Road Trip: "Aha! Moment" at Reed College

Last stop on my tour of colleges in Washington and Oregon was Reed College; regardless of one’s perspective, it is well known.  My “aha! moment” at Reed: one can’t trust what one reads and must spend time there – more than a brief tour — to understand it. 

I will start with a story the admissions officer shared about Pancho.  Pancho is a long standing Reed professor who, for the 1st discussion class of freshman year, comes in late, puts his books on the table, sits down (I imagine slouched with feet on the table) and waits for a student to begin the discussion.  There is no explaining of his actions.  It drives home the expectation of intellectual curiosity. Pancho does not need to wait long for discussion to ensue. 

So, sitting in the info session I check my phone for Reed’s US News ranking — just to get perspective — and see “#93”.  Confusing?  Not really, because in 1995Reed stopped participating in the ranking. US News however continues to rank them using data they find elsewhere.  In 1983 Reed was ranked #9 (it doesn’t share 1994 rank).  Its ranking factors have only improved since then. Reed shares their perspective on what has happened to their ranking here.  It is a good reminder to take care with how one uses rankings. 

Reed hangs its hat on intellectual engagement.  The Pancho story portrays that well.  To know Reed’s success at intellectually engaging for sure (and for you) one would have to attend a few classes. An oral history project from 2013 sheds light on what past students say about the subject.  It also enlightens us as to how Reed got a reputation for “atheism, communism, and free love”; a description bestowed during the Red Scare, then embraced by the students, and to some degree still remaining today.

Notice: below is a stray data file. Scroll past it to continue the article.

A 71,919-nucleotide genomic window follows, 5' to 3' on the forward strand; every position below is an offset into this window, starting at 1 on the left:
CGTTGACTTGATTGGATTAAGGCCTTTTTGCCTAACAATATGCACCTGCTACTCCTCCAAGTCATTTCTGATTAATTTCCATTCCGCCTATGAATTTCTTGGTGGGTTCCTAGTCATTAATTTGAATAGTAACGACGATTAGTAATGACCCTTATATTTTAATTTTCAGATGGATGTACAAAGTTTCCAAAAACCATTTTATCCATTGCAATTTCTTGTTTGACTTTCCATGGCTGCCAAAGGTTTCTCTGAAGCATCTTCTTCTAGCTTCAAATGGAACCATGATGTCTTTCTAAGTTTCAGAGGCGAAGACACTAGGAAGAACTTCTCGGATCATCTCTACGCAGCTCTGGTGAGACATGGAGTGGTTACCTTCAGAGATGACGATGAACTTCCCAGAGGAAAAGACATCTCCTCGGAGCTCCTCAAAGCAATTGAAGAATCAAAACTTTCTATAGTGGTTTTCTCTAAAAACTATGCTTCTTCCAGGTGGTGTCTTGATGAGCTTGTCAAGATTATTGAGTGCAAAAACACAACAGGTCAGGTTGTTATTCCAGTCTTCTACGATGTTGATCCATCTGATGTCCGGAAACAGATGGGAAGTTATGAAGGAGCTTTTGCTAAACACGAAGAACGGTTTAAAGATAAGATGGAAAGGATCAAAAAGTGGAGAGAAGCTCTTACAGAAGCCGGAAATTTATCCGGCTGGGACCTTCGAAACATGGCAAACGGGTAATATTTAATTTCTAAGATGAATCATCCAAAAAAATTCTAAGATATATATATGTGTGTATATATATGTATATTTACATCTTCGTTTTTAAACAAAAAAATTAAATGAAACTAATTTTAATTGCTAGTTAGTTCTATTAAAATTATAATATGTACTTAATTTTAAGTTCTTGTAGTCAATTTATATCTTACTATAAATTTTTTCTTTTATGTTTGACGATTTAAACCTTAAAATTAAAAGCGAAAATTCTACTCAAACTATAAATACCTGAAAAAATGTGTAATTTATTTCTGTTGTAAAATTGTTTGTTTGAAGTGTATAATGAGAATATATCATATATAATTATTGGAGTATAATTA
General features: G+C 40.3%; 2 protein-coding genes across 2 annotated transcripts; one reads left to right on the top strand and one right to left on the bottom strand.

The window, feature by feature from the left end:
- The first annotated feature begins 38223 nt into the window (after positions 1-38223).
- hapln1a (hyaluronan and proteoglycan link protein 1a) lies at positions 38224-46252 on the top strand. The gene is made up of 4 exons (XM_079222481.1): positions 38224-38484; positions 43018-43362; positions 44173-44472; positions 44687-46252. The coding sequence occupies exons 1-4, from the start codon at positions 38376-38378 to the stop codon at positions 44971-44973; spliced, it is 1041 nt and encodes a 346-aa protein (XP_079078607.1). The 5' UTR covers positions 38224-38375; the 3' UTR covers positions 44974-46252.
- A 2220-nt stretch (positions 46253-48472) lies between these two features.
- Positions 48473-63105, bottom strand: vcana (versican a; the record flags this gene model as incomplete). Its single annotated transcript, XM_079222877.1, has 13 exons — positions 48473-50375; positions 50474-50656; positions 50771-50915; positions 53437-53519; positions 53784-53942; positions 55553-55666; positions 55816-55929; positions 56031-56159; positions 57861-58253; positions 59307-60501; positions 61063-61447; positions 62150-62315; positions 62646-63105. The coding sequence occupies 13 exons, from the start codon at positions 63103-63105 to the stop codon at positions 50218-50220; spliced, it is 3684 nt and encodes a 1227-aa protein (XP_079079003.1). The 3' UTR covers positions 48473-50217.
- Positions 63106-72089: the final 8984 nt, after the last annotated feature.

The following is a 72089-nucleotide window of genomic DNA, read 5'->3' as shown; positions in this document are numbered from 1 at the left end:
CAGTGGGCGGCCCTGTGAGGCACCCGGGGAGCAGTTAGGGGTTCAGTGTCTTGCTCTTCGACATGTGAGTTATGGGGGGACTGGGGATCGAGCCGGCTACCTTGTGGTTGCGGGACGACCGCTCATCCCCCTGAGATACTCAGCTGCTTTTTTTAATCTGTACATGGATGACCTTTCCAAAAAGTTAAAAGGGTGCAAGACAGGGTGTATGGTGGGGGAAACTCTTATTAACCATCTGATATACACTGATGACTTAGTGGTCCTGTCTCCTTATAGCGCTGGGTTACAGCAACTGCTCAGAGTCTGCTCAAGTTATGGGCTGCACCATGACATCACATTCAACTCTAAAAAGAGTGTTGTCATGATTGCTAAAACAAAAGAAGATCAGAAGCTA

There is no doubt that Reed students were on the more quirky and easy going end of the spectrum among the Pacific Northwest colleges visited on this road trip, but they were by no means in a far left league of their own.  To that point, the first thing I saw on campus was a huge inflatable outdoor bouncy playroom — the kind elementary-age children play on at county fairs.  Doesn’t really fit the “atheism, communism, and free love” moniker.  By way of explanation, the inflatable was apparently a remainder of Nitrogen Day.  Students decided that nitrogen, as an element, was under-appreciated, so they created Nitrogen Day with carnival-like events to celebrate its myriad uses.  Intellectual? Maybe. Fun too.

Not surprisingly, Reed does not embrace the typical grading system.  Professors do assign grades, but only advise students of them if a C or below.  Students can and do ask, however.  Most ask at least once early on in their academic career.  Those on a professional track (law, medicine…) check more frequently given their importance to acceptance into professional schools. Again, not fitting snugly into the moniker.

A few more tidbits to help form an impression of Reed College: There is no Greek system.  There is a Senior Thesis requirement for graduation. Its East Coast version is Colby College (according to Reed’s admissions officer who graduated from Colby). If intrigued, visit.

Consider Reed College if you are most comfortable with the progressive and politically liberal and you want an environment that requires you to think.